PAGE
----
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Chris Froome heads to Ruta del Sol and the cycling world piles on. It is an unsettling realization that Russian hackers are partially to thank for that.
Allow me to explain.
Computerized aggression and retaliation — hacking — is increasingly finding its way into international sport. But hacks are just the tool. What binds cycling to world politics is how that tool is being used, and by whom.
In Sochi four years ago, Russia walked away with a record 29 medals, the most of any country. Remember this? I felt like they won everything. They swept the 50km skate in cross country skiing (gold, silver, bronze). They won in luge and biathlon and speed skating and skeleton. They took home more medals than ever.
Then, they got caught. Grigory Rodchenkov, Vitaly Stepanov, and Yulia Stepanova blew the lid a systematic, government endorsed and funded a program to dope and get away with it. Rodchenkov handed dope-filled urine through a hole in a wall and got clean urine, stashed away for this purpose, back. Russia lost a bunch of those medals it won — though CAS returned some of them — and the entire nation was barred from the current round of the Winter Olympics in South Korea.
Sort of. Technically. Okay, 169 of them are still there, only with fewer Russian flags out waving ab. But that’s not the point.
In retaliation for the investigation of Russia’s performance at Sochi, which was performed by WADA and the International Olympic Committee, a group called Fancy Bear hacked WADA. I’m sure you remember this as well. Fancy Bear is a hacking group that’s connected to Russian intelligence services, specifically the Main Intelligence Unit, GRU. This is according to security firms and American and European governments.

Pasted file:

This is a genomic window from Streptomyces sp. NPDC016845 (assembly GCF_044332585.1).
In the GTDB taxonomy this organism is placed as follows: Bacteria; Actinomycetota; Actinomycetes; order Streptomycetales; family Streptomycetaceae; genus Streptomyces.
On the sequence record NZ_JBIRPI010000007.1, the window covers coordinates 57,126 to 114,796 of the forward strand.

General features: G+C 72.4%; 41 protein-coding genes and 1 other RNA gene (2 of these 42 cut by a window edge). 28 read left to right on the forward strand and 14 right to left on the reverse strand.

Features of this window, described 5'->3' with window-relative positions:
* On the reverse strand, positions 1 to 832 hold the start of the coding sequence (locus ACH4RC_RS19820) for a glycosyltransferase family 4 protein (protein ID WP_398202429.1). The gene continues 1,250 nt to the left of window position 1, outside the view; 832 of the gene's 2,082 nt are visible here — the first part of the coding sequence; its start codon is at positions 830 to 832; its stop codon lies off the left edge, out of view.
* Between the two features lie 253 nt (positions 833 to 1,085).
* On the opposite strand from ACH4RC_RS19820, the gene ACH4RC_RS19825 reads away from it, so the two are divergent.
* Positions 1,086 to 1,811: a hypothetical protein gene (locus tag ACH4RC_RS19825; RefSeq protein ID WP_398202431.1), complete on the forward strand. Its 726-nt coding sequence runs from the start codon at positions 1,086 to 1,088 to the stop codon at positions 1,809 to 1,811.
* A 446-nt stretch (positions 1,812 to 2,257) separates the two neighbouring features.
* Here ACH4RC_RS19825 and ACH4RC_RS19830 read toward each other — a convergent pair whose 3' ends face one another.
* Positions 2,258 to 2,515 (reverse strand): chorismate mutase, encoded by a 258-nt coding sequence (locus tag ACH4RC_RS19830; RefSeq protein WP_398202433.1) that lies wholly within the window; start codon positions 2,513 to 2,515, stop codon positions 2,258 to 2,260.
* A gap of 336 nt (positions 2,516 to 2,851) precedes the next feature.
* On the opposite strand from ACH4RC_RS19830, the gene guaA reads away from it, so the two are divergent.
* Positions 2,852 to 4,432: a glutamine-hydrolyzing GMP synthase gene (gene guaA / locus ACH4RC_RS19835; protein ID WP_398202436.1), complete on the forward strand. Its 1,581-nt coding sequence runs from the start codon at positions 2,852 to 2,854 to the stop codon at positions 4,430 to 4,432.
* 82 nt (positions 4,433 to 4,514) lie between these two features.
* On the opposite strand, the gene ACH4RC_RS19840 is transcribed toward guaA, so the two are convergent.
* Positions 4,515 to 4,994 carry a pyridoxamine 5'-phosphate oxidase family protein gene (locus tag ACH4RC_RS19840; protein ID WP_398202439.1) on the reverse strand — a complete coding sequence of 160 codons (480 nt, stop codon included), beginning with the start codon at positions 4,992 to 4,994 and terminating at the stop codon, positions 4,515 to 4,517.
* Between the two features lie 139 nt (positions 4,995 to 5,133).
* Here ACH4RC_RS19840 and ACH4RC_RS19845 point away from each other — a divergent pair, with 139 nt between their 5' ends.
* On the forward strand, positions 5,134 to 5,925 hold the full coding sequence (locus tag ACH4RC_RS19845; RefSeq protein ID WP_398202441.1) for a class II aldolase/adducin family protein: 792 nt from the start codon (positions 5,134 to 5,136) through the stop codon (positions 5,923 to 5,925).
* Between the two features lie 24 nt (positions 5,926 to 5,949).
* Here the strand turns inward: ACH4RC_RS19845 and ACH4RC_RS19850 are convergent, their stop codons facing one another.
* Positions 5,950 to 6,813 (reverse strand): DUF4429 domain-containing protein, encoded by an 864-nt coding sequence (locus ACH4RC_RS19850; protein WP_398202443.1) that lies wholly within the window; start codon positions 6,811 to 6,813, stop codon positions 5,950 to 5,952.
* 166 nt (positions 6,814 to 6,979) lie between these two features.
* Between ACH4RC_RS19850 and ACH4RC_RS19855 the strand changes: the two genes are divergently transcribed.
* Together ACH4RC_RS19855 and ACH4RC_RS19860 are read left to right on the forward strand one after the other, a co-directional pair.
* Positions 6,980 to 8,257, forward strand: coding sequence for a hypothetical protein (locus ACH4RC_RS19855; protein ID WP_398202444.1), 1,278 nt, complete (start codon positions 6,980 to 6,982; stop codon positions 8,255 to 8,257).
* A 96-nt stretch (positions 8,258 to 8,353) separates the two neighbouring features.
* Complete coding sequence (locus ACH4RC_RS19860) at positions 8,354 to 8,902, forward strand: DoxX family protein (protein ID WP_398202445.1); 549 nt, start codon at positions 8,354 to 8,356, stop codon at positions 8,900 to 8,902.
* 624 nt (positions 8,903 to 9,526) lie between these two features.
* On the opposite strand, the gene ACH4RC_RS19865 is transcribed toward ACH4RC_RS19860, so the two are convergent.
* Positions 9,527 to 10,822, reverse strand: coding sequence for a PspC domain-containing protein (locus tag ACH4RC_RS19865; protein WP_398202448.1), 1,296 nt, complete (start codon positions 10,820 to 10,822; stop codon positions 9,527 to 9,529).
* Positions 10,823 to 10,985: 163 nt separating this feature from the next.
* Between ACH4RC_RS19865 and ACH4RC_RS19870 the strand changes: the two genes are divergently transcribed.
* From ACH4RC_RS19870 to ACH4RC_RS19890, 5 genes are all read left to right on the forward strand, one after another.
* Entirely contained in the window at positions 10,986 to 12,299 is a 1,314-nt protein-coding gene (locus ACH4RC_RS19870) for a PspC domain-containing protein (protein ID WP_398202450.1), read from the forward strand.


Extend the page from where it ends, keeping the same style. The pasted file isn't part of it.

Fancy Bear stole a bunch of Therapeutic Use Exemption (TUE) data from WADA’s database. Lists of athletes, what they were taking, and when. Fancy Bear then released it, quite selectively, in September 2016.
The release was an effort, in the wake of Russia’s public shaming after Sochi, to direct international ire elsewhere. It was propaganda. And we embraced it. As with all effective propaganda, it used selective truth to reinforce something many were already keen to believe: That is wasn’t just the Russians cutting corners.
“We are going to tell you how Olympic medals are won,” the Fancy Bear website still reads. “We hacked World Anti-Doping Agency databases and we were shocked with what we saw.”
This ignored the fact that a TUE isn’t actually doping. It fed on widespread ignorance of the difference between taking a drug with a TUE and taking one without it. Cycling fans know this difference well because we deal with this sort of news all the time, but the average person might not. As far as the general public was concerned, American gymnast Simone Biles (who had her TUE information released) and Bradley Wiggins (ditto) were now dopers, too.
The effect of the release was not to dispute the fact of Russian cheating, but merely to sow confusion. What is doping, anyway, if these people with TUEs can do it legally? It revealed a playbook for the manipulation of public opinion through hacking and subsequent selective release of information.